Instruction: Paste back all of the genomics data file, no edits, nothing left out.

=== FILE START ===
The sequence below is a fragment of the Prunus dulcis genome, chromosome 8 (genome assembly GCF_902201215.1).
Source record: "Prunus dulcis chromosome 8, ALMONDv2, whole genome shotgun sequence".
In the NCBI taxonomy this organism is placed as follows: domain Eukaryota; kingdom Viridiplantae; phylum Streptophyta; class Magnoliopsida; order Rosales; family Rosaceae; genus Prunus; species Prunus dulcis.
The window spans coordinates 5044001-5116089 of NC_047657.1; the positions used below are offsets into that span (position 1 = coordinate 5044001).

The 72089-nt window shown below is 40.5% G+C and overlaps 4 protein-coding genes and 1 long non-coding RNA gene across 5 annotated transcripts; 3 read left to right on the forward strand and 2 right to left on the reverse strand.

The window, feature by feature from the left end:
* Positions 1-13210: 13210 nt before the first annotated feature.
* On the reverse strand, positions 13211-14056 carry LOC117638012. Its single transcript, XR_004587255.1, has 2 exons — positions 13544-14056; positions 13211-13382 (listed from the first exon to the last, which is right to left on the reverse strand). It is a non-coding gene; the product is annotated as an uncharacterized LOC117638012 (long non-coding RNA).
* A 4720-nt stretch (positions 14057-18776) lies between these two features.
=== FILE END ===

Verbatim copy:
The sequence below is a fragment of the Prunus dulcis genome, chromosome 8 (genome assembly GCF_902201215.1).
Source record: "Prunus dulcis chromosome 8, ALMONDv2, whole genome shotgun sequence".
In the NCBI taxonomy this organism is placed as follows: domain Eukaryota; kingdom Viridiplantae; phylum Streptophyta; class Magnoliopsida; order Rosales; family Rosaceae; genus Prunus; species Prunus dulcis.
The window spans coordinates 5044001-5116089 of NC_047657.1; the positions used below are offsets into that span (position 1 = coordinate 5044001).

The 72089-nt window shown below is 40.5% G+C and overlaps 4 protein-coding genes and 1 long non-coding RNA gene across 5 annotated transcripts; 3 read left to right on the forward strand and 2 right to left on the reverse strand.

The window, feature by feature from the left end:
* Positions 1-13210: 13210 nt before the first annotated feature.
* On the reverse strand, positions 13211-14056 carry LOC117638012. Its single transcript, XR_004587255.1, has 2 exons — positions 13544-14056; positions 13211-13382 (listed from the first exon to the last, which is right to left on the reverse strand). It is a non-coding gene; the product is annotated as an uncharacterized LOC117638012 (long non-coding RNA).
* A 4720-nt stretch (positions 14057-18776) lies between these two features.